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Forest Hills HS grads get $1K tsunami scholarship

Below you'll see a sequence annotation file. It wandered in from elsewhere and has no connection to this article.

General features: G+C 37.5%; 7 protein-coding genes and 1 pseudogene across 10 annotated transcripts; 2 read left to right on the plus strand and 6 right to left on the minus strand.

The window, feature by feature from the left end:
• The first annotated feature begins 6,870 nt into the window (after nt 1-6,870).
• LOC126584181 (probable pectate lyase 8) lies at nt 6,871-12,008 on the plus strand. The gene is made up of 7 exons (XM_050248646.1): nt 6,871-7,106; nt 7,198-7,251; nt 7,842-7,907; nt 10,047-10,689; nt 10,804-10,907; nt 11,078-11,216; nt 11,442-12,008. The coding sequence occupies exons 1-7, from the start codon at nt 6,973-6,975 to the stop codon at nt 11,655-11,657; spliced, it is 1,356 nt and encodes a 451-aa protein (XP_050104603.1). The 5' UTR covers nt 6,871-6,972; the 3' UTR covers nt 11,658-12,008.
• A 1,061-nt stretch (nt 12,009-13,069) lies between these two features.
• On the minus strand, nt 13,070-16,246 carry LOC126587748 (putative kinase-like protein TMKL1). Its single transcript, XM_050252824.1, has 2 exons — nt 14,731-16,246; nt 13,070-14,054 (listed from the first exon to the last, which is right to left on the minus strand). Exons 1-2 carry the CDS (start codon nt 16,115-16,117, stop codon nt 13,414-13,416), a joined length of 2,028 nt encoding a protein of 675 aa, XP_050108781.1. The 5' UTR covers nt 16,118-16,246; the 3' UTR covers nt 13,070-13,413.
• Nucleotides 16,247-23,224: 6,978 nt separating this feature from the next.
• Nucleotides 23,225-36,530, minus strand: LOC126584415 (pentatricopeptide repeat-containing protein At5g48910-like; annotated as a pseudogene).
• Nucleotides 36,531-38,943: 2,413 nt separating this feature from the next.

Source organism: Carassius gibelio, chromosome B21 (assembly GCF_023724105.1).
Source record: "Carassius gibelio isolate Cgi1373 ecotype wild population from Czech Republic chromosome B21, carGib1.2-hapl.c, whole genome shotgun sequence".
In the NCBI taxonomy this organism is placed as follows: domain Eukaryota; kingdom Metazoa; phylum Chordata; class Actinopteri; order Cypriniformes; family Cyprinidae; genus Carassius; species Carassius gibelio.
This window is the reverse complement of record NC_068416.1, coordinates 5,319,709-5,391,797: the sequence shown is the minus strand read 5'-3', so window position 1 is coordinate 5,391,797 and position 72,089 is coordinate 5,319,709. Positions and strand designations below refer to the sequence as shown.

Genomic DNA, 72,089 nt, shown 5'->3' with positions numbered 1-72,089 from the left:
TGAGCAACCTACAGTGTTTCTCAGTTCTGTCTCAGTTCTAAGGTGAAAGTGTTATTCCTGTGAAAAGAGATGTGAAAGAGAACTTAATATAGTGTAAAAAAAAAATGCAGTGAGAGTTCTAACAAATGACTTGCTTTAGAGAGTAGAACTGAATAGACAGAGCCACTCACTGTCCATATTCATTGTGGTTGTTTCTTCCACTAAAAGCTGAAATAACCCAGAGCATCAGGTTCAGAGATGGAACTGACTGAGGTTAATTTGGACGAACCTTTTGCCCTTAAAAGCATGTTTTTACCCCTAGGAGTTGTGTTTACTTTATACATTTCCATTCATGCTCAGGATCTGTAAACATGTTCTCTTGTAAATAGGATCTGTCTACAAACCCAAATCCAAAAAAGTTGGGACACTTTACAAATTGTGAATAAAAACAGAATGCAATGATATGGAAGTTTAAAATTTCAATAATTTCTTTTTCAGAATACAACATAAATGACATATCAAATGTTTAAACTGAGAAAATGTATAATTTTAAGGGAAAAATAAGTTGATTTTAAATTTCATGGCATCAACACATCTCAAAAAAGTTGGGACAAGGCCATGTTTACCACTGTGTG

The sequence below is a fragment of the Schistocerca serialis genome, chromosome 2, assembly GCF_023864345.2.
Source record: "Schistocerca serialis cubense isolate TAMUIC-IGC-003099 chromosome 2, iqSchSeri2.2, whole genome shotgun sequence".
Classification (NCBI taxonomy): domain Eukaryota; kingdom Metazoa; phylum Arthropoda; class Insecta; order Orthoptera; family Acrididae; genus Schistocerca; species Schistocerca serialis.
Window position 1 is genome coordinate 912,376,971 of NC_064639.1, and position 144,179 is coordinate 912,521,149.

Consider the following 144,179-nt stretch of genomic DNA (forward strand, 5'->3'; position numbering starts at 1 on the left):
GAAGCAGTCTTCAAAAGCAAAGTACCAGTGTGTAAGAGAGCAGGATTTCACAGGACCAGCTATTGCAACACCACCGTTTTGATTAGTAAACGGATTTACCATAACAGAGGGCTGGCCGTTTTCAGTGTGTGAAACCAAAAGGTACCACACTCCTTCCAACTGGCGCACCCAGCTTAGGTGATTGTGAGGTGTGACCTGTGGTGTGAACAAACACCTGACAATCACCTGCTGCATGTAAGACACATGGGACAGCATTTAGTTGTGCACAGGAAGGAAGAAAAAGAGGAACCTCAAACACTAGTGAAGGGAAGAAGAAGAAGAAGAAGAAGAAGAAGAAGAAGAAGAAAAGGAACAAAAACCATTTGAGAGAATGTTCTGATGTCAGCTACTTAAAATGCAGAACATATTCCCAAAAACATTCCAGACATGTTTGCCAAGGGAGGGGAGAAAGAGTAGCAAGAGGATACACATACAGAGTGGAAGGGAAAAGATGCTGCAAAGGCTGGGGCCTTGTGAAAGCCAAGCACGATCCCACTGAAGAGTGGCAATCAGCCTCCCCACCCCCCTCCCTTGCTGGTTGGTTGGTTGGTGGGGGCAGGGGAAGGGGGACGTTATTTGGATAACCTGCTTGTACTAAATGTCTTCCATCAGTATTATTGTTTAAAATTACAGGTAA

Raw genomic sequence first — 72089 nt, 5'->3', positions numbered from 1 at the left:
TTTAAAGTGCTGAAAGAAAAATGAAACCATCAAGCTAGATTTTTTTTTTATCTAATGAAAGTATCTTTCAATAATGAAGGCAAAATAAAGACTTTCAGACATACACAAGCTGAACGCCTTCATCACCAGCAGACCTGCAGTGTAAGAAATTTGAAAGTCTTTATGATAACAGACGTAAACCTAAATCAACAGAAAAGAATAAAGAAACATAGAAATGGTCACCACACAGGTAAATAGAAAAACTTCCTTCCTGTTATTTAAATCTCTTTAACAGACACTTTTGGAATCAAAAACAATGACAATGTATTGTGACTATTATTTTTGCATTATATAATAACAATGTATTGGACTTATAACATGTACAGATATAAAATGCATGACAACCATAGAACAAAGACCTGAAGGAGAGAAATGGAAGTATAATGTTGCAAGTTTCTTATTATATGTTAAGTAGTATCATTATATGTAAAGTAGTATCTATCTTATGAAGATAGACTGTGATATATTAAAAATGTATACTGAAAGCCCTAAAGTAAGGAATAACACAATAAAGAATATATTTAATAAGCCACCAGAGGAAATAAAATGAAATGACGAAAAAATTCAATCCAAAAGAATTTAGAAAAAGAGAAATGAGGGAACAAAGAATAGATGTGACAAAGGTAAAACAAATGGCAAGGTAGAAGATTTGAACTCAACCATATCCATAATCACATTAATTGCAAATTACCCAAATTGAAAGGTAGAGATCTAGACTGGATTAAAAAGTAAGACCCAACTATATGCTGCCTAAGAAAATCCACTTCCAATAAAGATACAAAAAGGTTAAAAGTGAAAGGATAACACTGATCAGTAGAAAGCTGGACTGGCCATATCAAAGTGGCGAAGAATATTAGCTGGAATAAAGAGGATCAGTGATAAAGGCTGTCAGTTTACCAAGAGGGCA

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In honor of his daughter, Hannah Lei Shi -- a Forest Hills alumnus who was the first New Yorker to be identified as a victim of December's devastating tsunami -- a quiet well-dressed Rong Shi handed $1,000 to the three students believed to embody Hannah's ambitious, responsible and altruistic character.The trio was selected from about 70 seniors involved in either the after-school club, Future Business Leaders of America, or the two-year in-class program, Preparation for Accounting and Career Exploration. Lei Shi, a precocious and active student, was in both. After graduating from Forest Hills in 1997 with the Future Business Leaders of America Service Award, Lei Shi moved on to New York University's Stern School of Business, eventually landing an associate's position in the Hong Kong office of the large Manhattan-based investment firm, Morgan Stanley.Earning a pretty penny, the rising finance star spent most of it supporting her parents, little sister and grandmother living in Rego Park.On Dec. 26, 2004, while vacationing in Thailand, Lei Shi was swept away by the towering earthquake-triggered waves that leveled much of Southeast Asia's coastline, killing up to 220,000 people.Five months after her death, Lei Shi's name was memorialized with the Forest Hills HS scholarship."The loss of my dear daughter was extremely painful," Rong Shi said after handing out the scholarships. "All we can do now is share her memory and spirit with her classmates."The recipients did indeed incorporate some of Lei Shi's tenacious qualities.Yanbo Tang is headed to Harvard on a full scholarship, where he will study economics in pursuit of a career in investment banking or international consulting. Dimitry Medvedev, who immigrated from Israel to Forest Hills in mid-sophomore year, will major in international relations and Arabic at the University of Michigan with hopes of working in diplomacy. Shi Hao Ling earned $8,500 in scholarships to attend Manhattan's Pace University, where he plans to spend two years before transferring to a business school.As the over-achieving Ling understated, "Well, I just try my best to live the American dream."Tang, a Chinese immigrant, and Medvedev, a Ukraine native, were members of FBLA while Ling, also from China, was in the PACE program.During the ceremony in the school's auditorium, Elena Halady, the PACE coordinator and FBLA adviser who made the selections, gave Rong Shi a term paper by his daughter that dissected the Coca-Cola Company, one of the countless assignments she aced, Halady recalled."Each year I held onto some papers because they were so outstanding," the now retired teacher said. "Hannah's was one of the few I kept."Reach reporter Zach Patberg by e-mail at news@timesledger.com or by phone at 718-229-0300, Ext. 155.

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